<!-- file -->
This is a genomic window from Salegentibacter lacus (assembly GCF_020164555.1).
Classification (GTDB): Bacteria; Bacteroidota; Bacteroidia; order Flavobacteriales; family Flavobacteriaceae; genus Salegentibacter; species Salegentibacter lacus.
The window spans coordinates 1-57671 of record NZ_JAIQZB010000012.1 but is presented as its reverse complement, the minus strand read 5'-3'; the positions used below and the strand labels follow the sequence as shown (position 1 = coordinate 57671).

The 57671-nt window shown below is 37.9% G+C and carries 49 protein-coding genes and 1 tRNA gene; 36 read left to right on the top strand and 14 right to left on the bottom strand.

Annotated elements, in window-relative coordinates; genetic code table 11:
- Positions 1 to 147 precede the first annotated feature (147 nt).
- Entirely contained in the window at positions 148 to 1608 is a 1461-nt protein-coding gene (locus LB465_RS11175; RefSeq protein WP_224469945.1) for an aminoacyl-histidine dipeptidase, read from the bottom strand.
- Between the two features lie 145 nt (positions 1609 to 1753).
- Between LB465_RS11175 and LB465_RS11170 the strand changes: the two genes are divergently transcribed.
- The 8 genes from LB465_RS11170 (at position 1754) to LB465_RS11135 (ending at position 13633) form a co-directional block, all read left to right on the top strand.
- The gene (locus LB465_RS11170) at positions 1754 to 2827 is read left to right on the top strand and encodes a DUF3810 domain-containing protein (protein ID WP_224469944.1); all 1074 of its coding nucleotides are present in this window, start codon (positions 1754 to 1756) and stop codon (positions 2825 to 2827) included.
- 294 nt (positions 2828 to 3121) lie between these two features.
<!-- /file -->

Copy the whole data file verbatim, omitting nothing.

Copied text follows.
This is a genomic window from Salegentibacter lacus (assembly GCF_020164555.1).
Classification (GTDB): Bacteria; Bacteroidota; Bacteroidia; order Flavobacteriales; family Flavobacteriaceae; genus Salegentibacter; species Salegentibacter lacus.
The window spans coordinates 1-57671 of record NZ_JAIQZB010000012.1 but is presented as its reverse complement, the minus strand read 5'-3'; the positions used below and the strand labels follow the sequence as shown (position 1 = coordinate 57671).

The 57671-nt window shown below is 37.9% G+C and carries 49 protein-coding genes and 1 tRNA gene; 36 read left to right on the top strand and 14 right to left on the bottom strand.

Annotated elements, in window-relative coordinates; genetic code table 11:
- Positions 1 to 147 precede the first annotated feature (147 nt).
- Entirely contained in the window at positions 148 to 1608 is a 1461-nt protein-coding gene (locus LB465_RS11175; RefSeq protein WP_224469945.1) for an aminoacyl-histidine dipeptidase, read from the bottom strand.
- Between the two features lie 145 nt (positions 1609 to 1753).
- Between LB465_RS11175 and LB465_RS11170 the strand changes: the two genes are divergently transcribed.
- The 8 genes from LB465_RS11170 (at position 1754) to LB465_RS11135 (ending at position 13633) form a co-directional block, all read left to right on the top strand.
- The gene (locus LB465_RS11170) at positions 1754 to 2827 is read left to right on the top strand and encodes a DUF3810 domain-containing protein (protein ID WP_224469944.1); all 1074 of its coding nucleotides are present in this window, start codon (positions 1754 to 1756) and stop codon (positions 2825 to 2827) included.
- 294 nt (positions 2828 to 3121) lie between these two features.